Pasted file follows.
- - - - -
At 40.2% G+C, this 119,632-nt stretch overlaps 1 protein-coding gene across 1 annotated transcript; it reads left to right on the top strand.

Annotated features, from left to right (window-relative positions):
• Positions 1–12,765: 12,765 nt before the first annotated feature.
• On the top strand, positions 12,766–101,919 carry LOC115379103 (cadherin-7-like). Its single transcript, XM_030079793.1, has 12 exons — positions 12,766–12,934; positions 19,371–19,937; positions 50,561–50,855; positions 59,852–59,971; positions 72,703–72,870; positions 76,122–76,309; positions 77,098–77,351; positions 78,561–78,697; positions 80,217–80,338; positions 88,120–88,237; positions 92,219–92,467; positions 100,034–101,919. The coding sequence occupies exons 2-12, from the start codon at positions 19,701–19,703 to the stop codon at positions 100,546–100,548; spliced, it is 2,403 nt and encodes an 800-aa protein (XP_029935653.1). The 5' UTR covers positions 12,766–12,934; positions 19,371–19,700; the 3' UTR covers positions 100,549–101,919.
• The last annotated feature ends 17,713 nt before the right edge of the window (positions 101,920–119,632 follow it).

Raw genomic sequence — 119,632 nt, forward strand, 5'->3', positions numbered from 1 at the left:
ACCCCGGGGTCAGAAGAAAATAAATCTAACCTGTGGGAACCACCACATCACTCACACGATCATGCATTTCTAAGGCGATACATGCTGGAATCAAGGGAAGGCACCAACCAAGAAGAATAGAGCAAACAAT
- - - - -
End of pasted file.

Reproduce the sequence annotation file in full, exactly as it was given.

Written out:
At 40.2% G+C, this 119,632-nt stretch overlaps 1 protein-coding gene across 1 annotated transcript; it reads left to right on the top strand.

Annotated features, from left to right (window-relative positions):
• Positions 1–12,765: 12,765 nt before the first annotated feature.
• On the top strand, positions 12,766–101,919 carry LOC115379103 (cadherin-7-like). Its single transcript, XM_030079793.1, has 12 exons — positions 12,766–12,934; positions 19,371–19,937; positions 50,561–50,855; positions 59,852–59,971; positions 72,703–72,870; positions 76,122–76,309; positions 77,098–77,351; positions 78,561–78,697; positions 80,217–80,338; positions 88,120–88,237; positions 92,219–92,467; positions 100,034–101,919. The coding sequence occupies exons 2-12, from the start codon at positions 19,701–19,703 to the stop codon at positions 100,546–100,548; spliced, it is 2,403 nt and encodes an 800-aa protein (XP_029935653.1). The 5' UTR covers positions 12,766–12,934; positions 19,371–19,700; the 3' UTR covers positions 100,549–101,919.
• The last annotated feature ends 17,713 nt before the right edge of the window (positions 101,920–119,632 follow it).

Raw genomic sequence — 119,632 nt, forward strand, 5'->3', positions numbered from 1 at the left:
ACCCCGGGGTCAGAAGAAAATAAATCTAACCTGTGGGAACCACCACATCACTCACACGATCATGCATTTCTAAGGCGATACATGCTGGAATCAAGGGAAGGCACCAACCAAGAAGAATAGAGCAAACAAT